It’s taken a long time, but the report of the Royal Commission has been tabled into the scandal of bribes being paid to Saddam’s Iraqi regime to secure Australian wheat exports. I did a series of posts on this back in February this year. Things appear much the same now as they appeared back then.
It is quite possible that the internal Coalition wrangling over the future of wheat exports, and the financial harm that’s been done to some wheat growers, will cause the government greater pain than the issues of bribes to Saddam, breaching UN sanctions, dishonest or poor public administration and the like.
There will be three main issues flowing out the report:
- Firstly, the political consequences to the government (and possibly to its opponents for failing to get a ‘scalp’).
- Secondly, the further investigations and possible charges and trials of various former executives of AWB (which may impact on the political consequences)
- Thirdly, the future of Australia’s wheat export markets and what happens to the current ‘single-desk’ system, where all exports have to go through a single body and can be vetoed by AWB.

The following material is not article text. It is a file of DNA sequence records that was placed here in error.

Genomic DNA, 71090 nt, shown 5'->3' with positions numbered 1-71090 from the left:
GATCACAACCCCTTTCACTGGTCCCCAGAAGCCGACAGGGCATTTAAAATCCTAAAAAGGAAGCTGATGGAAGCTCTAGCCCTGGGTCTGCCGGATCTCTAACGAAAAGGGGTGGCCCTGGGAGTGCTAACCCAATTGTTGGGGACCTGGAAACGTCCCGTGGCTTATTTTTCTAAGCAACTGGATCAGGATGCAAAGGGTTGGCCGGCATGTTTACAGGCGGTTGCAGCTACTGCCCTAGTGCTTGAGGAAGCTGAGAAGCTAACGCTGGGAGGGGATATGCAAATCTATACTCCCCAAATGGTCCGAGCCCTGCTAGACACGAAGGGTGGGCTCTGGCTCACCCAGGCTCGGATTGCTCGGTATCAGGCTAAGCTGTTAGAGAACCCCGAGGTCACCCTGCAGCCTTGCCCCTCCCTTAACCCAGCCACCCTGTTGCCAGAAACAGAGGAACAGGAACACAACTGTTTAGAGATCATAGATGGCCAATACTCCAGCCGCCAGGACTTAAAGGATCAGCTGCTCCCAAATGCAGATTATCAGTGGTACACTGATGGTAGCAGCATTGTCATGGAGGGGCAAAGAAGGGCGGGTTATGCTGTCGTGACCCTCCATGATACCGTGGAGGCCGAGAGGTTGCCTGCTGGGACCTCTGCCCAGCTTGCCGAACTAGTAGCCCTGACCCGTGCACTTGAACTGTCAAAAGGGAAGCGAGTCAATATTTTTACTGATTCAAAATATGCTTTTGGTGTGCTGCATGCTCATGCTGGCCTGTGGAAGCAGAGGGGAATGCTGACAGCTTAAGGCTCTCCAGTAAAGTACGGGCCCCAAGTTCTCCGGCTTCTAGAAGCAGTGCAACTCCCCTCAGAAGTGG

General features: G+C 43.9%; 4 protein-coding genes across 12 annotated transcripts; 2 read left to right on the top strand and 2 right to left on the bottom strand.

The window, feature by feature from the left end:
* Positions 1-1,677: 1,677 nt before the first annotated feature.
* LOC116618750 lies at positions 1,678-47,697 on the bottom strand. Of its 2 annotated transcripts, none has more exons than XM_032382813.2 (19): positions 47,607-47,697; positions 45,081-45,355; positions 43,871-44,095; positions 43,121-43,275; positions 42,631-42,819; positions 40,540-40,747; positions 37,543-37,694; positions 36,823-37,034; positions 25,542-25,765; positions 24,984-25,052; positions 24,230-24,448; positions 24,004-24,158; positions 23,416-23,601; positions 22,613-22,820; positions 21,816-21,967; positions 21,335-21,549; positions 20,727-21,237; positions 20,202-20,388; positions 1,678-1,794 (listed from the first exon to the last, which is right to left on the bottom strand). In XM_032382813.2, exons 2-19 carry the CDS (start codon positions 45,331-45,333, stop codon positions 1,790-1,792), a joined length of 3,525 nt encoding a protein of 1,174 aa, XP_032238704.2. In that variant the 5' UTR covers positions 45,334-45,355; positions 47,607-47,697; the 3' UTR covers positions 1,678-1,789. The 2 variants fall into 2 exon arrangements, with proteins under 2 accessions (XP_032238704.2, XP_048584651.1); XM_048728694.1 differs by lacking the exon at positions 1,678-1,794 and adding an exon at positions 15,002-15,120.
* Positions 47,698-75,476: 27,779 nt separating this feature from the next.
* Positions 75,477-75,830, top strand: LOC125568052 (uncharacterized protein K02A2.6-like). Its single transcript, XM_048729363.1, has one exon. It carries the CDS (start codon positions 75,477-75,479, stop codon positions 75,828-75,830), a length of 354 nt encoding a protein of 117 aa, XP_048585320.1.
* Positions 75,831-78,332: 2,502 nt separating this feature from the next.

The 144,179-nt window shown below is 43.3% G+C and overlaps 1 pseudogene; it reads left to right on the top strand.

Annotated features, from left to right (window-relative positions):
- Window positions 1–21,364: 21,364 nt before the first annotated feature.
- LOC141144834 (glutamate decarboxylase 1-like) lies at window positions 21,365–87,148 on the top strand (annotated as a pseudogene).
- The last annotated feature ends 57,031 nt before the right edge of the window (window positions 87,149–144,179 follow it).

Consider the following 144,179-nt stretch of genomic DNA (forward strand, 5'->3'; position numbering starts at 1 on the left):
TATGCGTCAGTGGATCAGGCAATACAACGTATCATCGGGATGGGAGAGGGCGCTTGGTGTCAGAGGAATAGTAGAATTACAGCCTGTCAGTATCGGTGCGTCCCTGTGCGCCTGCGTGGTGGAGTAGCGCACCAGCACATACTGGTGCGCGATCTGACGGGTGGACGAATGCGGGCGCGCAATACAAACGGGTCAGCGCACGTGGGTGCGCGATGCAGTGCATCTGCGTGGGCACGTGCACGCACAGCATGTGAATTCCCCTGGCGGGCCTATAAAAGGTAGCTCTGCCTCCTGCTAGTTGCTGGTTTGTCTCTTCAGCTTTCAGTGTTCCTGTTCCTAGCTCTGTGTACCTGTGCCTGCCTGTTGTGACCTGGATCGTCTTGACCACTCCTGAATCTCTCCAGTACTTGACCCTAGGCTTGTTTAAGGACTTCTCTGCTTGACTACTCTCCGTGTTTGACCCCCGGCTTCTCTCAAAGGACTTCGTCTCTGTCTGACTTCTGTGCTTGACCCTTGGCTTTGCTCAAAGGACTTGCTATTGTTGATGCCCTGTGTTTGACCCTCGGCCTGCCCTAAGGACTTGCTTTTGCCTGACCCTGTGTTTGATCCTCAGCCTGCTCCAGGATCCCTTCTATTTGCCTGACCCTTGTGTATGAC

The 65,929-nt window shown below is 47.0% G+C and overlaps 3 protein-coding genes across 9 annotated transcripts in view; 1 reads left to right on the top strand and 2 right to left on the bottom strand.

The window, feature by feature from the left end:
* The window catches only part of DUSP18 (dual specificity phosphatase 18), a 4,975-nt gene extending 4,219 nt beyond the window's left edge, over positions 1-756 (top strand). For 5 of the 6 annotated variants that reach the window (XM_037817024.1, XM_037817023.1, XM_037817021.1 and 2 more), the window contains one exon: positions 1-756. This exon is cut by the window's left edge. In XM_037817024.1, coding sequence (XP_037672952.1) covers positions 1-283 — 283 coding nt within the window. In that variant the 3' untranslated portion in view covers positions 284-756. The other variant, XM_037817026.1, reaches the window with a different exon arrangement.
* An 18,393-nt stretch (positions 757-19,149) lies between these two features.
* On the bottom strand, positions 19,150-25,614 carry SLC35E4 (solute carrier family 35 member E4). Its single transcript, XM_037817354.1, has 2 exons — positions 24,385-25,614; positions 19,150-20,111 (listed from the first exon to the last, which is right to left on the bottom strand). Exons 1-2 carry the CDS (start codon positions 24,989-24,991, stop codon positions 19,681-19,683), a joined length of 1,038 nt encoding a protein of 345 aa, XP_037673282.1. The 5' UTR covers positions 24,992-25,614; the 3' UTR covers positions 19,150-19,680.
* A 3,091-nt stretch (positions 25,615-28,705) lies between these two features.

I’ll leave others to argue about the political winners and losers. Leaving aside all of the other factors, the things that distresses me most is what it shows about how badly public administration has deteriorated – a sure sign of a government that’s been in power a long time and believes this is the natural order of things.
One example of this is Alexander Downer once again using the excuse that “you don’t know what you don’t know” as a reason for why action wasn’t taken. This sort of self-evident, closed-loop logic is being used to excuse virtually everything these days – whether it’s the mistakes over weapons of mass destruction or the failure to recognise the civil war which Iraq has descended into.
The real question is what people in such positions should know. The regular practice is to avoid knowing things that might make life more difficult – particularly if it involves one’s mates. Put all the stuff about who’s a liar and who’s corrupt to one side. Heaps of Foreign Affairs staff all around the world sending cables to Canberra about all sorts of matters, yet the Minister doesn’t read them. It’s just really really poor administration. For a variety of reasons, this one came to light in a spectacular way, but it is happening everyday in so many areas. Bad laws, badly administered, with short-term self-interest reigning supreme.